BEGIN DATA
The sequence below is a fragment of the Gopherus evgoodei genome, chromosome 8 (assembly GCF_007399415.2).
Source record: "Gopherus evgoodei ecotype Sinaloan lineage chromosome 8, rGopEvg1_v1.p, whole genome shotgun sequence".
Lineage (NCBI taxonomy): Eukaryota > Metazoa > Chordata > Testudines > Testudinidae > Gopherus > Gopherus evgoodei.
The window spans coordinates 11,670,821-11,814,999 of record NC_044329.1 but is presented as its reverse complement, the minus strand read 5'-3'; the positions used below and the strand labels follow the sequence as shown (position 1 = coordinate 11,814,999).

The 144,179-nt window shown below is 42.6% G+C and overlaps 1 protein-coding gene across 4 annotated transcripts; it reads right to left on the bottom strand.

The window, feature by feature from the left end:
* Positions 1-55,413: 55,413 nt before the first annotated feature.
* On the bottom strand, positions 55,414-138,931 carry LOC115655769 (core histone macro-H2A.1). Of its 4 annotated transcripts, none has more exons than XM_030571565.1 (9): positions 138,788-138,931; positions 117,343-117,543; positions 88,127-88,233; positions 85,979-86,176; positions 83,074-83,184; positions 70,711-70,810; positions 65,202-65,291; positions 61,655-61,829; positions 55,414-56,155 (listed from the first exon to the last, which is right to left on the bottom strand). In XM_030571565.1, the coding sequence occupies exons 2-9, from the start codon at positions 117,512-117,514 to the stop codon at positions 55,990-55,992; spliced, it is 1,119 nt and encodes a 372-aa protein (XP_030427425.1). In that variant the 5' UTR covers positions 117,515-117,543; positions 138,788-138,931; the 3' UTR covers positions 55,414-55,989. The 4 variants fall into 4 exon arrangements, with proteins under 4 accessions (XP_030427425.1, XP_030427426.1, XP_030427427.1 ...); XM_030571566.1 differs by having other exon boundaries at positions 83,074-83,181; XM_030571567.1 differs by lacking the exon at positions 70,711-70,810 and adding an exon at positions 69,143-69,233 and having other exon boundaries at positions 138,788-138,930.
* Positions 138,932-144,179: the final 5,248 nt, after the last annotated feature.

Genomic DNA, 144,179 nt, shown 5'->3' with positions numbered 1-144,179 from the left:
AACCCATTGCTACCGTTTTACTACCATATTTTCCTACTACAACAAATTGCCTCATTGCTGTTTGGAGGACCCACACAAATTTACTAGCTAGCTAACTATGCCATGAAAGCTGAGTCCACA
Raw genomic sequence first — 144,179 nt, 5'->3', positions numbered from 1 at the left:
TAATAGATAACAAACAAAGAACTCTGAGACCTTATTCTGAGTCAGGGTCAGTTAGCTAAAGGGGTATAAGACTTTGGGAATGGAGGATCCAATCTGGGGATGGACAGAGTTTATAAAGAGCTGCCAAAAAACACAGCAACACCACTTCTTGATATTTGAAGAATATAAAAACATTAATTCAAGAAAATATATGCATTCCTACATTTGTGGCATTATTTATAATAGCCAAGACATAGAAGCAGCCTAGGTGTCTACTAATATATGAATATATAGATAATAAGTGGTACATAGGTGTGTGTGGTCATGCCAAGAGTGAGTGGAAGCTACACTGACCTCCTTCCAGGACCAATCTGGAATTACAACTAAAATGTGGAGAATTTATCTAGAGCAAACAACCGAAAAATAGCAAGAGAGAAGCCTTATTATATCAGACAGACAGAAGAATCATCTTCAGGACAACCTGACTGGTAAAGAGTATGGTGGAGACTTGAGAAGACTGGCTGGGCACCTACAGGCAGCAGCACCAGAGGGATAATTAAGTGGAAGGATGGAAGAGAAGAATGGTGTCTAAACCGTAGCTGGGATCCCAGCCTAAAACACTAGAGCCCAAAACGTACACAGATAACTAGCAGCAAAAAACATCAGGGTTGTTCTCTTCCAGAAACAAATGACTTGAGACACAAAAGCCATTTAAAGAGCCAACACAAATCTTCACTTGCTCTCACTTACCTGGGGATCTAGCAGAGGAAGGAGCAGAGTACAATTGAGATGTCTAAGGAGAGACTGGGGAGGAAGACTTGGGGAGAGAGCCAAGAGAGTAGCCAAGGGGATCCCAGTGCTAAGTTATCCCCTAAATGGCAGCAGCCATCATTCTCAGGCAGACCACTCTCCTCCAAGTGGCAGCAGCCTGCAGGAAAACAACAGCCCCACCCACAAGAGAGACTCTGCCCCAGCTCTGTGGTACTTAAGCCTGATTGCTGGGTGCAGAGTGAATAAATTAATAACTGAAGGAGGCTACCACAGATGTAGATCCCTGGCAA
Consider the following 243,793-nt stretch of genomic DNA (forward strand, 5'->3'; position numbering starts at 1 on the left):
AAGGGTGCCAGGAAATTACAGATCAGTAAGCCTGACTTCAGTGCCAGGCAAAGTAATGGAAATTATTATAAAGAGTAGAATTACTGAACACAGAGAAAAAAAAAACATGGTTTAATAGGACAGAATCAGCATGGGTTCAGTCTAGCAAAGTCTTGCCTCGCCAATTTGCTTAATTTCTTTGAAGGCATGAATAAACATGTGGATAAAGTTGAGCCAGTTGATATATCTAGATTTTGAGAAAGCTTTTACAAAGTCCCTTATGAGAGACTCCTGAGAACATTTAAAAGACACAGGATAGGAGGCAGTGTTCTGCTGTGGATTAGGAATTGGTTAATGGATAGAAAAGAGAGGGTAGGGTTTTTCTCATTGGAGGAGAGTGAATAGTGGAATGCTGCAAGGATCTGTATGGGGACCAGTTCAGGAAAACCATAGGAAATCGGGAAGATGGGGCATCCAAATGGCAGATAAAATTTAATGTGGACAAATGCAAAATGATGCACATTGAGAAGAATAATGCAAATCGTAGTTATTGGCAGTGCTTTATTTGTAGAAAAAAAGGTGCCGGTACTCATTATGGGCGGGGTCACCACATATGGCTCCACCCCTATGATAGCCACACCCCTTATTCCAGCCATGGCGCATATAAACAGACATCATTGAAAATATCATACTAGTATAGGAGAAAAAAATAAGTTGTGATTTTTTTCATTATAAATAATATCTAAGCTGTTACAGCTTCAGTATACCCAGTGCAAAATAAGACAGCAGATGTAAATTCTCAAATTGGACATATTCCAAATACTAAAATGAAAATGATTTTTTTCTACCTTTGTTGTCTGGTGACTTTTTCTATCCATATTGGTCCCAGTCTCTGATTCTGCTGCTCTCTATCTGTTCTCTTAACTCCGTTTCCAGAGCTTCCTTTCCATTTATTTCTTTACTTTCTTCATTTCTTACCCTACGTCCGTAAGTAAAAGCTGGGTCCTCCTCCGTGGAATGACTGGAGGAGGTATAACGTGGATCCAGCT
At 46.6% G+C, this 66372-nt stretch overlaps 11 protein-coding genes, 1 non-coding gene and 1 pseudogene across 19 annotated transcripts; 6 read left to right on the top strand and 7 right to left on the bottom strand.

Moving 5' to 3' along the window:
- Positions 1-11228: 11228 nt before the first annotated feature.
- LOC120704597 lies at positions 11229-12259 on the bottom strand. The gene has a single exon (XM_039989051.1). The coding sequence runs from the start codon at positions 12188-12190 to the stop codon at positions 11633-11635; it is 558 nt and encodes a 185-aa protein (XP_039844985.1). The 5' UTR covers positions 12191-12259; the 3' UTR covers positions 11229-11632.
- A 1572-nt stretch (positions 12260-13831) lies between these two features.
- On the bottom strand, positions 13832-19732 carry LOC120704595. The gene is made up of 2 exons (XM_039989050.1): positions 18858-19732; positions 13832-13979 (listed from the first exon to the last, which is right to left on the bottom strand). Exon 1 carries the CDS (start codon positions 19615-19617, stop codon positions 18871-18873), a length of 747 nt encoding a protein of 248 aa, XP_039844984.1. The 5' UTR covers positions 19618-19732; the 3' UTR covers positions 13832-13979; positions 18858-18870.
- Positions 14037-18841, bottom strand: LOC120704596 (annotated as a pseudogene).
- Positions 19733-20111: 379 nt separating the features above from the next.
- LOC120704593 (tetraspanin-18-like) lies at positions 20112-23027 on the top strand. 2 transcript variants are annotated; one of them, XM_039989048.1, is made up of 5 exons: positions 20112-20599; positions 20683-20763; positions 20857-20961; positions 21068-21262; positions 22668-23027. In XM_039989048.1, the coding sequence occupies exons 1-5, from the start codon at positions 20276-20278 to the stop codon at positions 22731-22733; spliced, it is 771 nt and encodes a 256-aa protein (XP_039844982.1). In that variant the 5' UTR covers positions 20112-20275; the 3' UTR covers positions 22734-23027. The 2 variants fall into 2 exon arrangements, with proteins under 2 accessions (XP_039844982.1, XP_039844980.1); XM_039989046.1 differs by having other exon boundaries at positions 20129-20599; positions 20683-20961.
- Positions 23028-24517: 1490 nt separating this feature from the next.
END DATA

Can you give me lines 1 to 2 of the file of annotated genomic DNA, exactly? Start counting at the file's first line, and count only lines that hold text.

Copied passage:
The sequence below is a fragment of the Gopherus evgoodei genome, chromosome 8 (assembly GCF_007399415.2).
Source record: "Gopherus evgoodei ecotype Sinaloan lineage chromosome 8, rGopEvg1_v1.p, whole genome shotgun sequence".